Social Studies Community Petitions Against Peretz

Members of Harvard’s Committee on Degrees in Social Studies launched a petition yesterday “to strongly oppose” a planned celebration of former Harvard professor Martin “Marty” H. Peretz, in response to his recent blog post calling Muslim life “cheap.”

The petition also opposes the creation of a $500,000 undergraduate research fund created by Peretz’s friends and family that would sponsor thesis research and other student projects.

Within 10 hours of its online posting, the open letter already collected 93 names, as signotories lashed out against plans to honor Peretz at the committee’s 50th anniversary celebration.

Leaders in the Committee on Degrees in Social Studies plan to address the controversy at a meeting tomorrow, according to petitioners, who said they hope to convince the committee to rethink its decision at the gathering.

Simon L. Sternin ’01, one of the alumni leaders of the petition, said that the movement was in response to inaction from members in Social Studies.

“There have been a number of people who have tried to contact Social Studies in the past month or so, and we haven’t really gotten that much progress from that approach,” said Sternin, a former Social Studies concentrator. “We thought it might be more legimate to have a larger number of people in this opposition.”

The list of signatories includes many alumni and current students in the committee who are experiencing “the frustration that Social Studies is doing them all a disservice by their association,” Sternin said.

In a Sept. 4 blog post for The New Republic, Peretz stated that Muslims did not have the right to use the First Amendment and wrote, “Muslim life is cheap, especially for Muslims.” Since then, he has apologized for and retracted his post, but reaffirmed his statement on the “cheap[ness]” of Muslim life.

Members familiar with the debate conceded that a growing group of professors in the committee have voiced concerns regarding the decision to host Peretz, who has long spoken out against Arabs and Muslims, as the open letter observes.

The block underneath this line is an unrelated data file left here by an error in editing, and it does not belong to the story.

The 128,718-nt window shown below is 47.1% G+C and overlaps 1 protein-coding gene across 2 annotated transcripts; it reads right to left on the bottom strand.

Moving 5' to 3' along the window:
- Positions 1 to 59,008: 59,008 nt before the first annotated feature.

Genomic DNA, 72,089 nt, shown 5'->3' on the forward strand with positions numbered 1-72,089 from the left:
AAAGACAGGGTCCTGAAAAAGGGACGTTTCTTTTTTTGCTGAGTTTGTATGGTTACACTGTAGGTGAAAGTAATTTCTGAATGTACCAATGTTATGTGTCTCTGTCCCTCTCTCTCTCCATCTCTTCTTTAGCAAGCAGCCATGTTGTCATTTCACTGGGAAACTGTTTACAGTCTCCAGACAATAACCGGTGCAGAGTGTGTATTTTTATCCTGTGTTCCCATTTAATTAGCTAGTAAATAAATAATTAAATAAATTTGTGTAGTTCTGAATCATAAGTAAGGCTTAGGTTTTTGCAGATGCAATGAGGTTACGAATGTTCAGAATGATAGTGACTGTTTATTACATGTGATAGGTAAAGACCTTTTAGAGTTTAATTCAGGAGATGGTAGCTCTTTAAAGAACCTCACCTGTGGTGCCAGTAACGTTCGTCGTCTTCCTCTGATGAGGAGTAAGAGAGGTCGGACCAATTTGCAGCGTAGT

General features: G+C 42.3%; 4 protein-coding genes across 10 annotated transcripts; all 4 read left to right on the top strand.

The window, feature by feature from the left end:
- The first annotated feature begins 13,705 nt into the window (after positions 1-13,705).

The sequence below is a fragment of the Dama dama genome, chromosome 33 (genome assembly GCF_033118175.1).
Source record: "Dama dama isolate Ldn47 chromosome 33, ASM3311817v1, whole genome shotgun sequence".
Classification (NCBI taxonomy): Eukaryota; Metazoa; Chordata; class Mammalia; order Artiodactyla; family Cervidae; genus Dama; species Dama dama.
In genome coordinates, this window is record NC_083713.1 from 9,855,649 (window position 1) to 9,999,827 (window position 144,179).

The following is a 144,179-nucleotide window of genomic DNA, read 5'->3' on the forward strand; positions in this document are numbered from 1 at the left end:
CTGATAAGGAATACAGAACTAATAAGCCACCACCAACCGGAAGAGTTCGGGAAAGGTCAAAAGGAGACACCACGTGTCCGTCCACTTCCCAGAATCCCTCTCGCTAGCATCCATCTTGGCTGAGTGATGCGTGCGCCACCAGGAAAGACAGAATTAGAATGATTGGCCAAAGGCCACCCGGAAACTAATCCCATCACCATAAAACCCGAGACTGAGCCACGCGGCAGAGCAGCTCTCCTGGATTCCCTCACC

“Peretz has a long and sordid public record of racist statements directed against various groups,” the letter states. “He has described ‘Arab society’ as ‘hidebound and backward’ and claimed (in an article later removed from The New Republic website) that ‘We have higher standards of civilization than [Arabs] do.’”

The letter states that some might recognize the fund as of unquestionable benefit to students and their research.

“There are, however, larger concerns at stake that call for a principled stand at this moment,” the letter continues. “Social Studies describes itself as a community of independent thinkers ‘who share not only a fascination with social science research and theory but also concerns about pressing social, political, and economic problems facing contemporary societies.’”

Signatory Carl G. Estabrook Jr. ’64, who called Peretz’s statements “outrageous,” said that while “Harvard might not have had the best past several years, this is an example where you have to look past the money and consider the weight of the action of taking the donation.”

Social Studies concentrator Christopher J. Carothers ’11 said that the committee’s tacit approval of Peretz’s comments worries him, given that “pseduo-intellectuals like Glenn Beck” have been promoting anti-Muslim sentiments.

“This is where Harvard has to choose between moral and money,” Carothers said. “The Harvard name has been cheapened in the past, but this is an exmaple of when we can prevent that.”

—Staff writer Gautam S. Kumar can be reached at gkumar@college.harvard.edu.

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